Another NBC network wasn’t showing any sports at all when the race started. That was CNBC. They were airing infomercials for random products. However, they had coverage from Rio starting at 5 p.m. What I believe should have been done was to combine that 5 p.m. coverage with basketball. In this hypothetical scenario, both the game and the 5 p.m. coverage could have aired on either USA or CNBC. The XFINITY race would air on the channel without the Olympic coverage. I know that NBC Sports really wants to spread out their coverage, but I believe that this approach would have been best in this situation.
Obviously, that’s not what went down. Given what went down, there should have been some kind of protocol to inform viewers of what the plan was. From what I could see, there was no protocol. Marv Albert was too busy calling the basketball game to care. This is where those bottom-of-the-screen scrolls come in handy.
Honestly, given the fact that CNBC was airing infomercials at the time Countdown to Green would have started, they should have pre-empted the infomercial and aired it and the start of the race there. It wouldn’t have been that hard for viewers to find since the Zippo 200 from Watkins Glen aired on CNBC and race fans are generally used to the channel being used as an alternate for Formula One and INDYCAR events. Then, once the game ended, move on to Mid-Ohio.
Instead, NBC Sports gave no updates to viewers at all. Those savvy enough to use the NBC Sports app got to see the command to start engines and the start of the race as an internet exclusive. That’s not how this is supposed to work. I found the situation to be very frustrating and does not endear NBC Sports to NASCAR fans. There’s a lot of anger that came out of this and it really could have been avoided.
Did the situation ruin my day? No, but it did cause me to make some adjustments to my schedule Saturday that I would have rather not done.
What would Countdown to Green have had on Saturday had it aired? I’m not 100 percent sure. I do know for a fact that it would have been shortened due to NASCAR hurrying up the start of the race, even if the Brazil-Argentina game ended on time. I think it would have consisted of a couple of pre-race interviews and some pre-race analysis. It likely would have been very tightly planned, given the circumstances.
By the time USA finally got to the race, they were under caution due to rain on Lap three. NASCAR chose to declare a damp race as opposed to a wet race that would have triggered a red flag. In retrospect, maybe NASCAR should have pulled the trigger on the full wet race. I know that giving what amounts to a five-minute break to make adjustments is really not in the spirit of a road race in the rain, but perhaps some of the lunacy that we saw could have been prevented.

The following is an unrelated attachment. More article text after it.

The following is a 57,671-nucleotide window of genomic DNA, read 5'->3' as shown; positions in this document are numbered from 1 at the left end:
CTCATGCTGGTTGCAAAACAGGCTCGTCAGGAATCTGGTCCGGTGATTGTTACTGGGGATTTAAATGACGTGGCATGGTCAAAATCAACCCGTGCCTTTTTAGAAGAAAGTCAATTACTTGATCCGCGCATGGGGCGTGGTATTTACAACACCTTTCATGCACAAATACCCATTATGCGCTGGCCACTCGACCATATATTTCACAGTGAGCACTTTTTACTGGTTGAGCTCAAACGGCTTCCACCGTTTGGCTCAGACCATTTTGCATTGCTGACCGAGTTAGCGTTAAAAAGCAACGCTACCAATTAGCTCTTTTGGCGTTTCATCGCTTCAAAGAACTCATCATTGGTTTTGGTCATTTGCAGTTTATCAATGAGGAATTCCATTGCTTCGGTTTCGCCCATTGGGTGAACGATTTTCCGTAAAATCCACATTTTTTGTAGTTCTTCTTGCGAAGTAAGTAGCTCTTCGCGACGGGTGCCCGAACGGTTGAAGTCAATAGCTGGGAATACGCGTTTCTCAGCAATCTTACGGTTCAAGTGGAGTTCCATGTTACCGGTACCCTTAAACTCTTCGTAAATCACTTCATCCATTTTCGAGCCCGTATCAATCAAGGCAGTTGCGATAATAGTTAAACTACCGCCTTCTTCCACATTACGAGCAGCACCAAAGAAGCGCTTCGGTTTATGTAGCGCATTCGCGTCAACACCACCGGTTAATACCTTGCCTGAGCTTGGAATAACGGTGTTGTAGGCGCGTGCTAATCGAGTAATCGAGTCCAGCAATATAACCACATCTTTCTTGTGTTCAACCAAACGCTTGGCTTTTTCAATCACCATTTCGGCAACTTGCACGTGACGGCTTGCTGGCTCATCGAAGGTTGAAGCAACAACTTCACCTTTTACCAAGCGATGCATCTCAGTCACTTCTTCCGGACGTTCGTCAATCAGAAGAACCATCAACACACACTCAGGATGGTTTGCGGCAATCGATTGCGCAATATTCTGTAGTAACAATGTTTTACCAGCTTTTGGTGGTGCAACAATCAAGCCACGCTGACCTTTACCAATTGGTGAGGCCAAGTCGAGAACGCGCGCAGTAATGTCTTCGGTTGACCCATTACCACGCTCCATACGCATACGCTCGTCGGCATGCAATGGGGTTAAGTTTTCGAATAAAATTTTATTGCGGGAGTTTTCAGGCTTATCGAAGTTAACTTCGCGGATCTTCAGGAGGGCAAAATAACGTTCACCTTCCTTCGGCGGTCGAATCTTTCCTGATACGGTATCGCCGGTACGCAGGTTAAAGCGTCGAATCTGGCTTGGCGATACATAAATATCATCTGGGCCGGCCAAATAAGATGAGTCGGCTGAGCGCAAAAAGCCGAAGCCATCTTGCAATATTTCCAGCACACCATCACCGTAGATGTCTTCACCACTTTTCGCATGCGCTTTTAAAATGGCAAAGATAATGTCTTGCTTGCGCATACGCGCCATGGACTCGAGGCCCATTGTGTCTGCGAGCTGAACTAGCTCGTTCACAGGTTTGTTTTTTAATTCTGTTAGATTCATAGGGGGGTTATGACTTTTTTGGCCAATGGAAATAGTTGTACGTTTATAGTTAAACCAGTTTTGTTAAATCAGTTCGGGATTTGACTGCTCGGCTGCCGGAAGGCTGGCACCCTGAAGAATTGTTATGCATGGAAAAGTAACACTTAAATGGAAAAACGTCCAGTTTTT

It says a lot about the conditions that Kenny Habul wiped out under caution at low speed. Habul’s from Australia and has plenty of experience racing down there. When it rains in Australia, it can come in a hurry. I have no doubt that Habul has raced in conditions like that in the past.
Speaking of incidents, they came in a hurry too. NASCAR rules did prevent the kind of carnage that came in the final hour of last month’s Total 24 Hours of Spa when a number of teams were caught out on slicks in heavy rain. Obviously, that’s a good thing.
There were multiple occasions during the race in that the broadcast had a hard time keeping up with all of the incidents. The rain packed the traps down, which allowed drivers to recover after spins that would normally beach drivers and force full course cautions.
There were a number of incidents that ultimately affected the race that weren’t properly covered because of the rapid-fire nature of the incidents. For instance, Jordan Anderson spun on lap 27 in turn eight and got himself in the trap. He then backed out of the trap directly in front of the leaders. This was a wildly dangerous move by Anderson and it got next to no attention, partly due to another spin that occurred at almost the same time.
The stretch of the race once the rain returned saw so many crazy things happen that if you were taking notes on it like I was, you would need to pause the race just to get everything. It was ludicrous. You can argue that NBC Sports couldn’t help missing something. In this case, it was the contact that ultimately put Habul and Tim Cowen out of the race. It simply got lost in all the other incidents, including everyone going off the road after the yellow came out.
Needless to say, Saturday’s race was very difficult to cover with a full crew. Since this was a standalone race, NBC Sports went in with a smaller than normal crew, making it that much harder on themselves.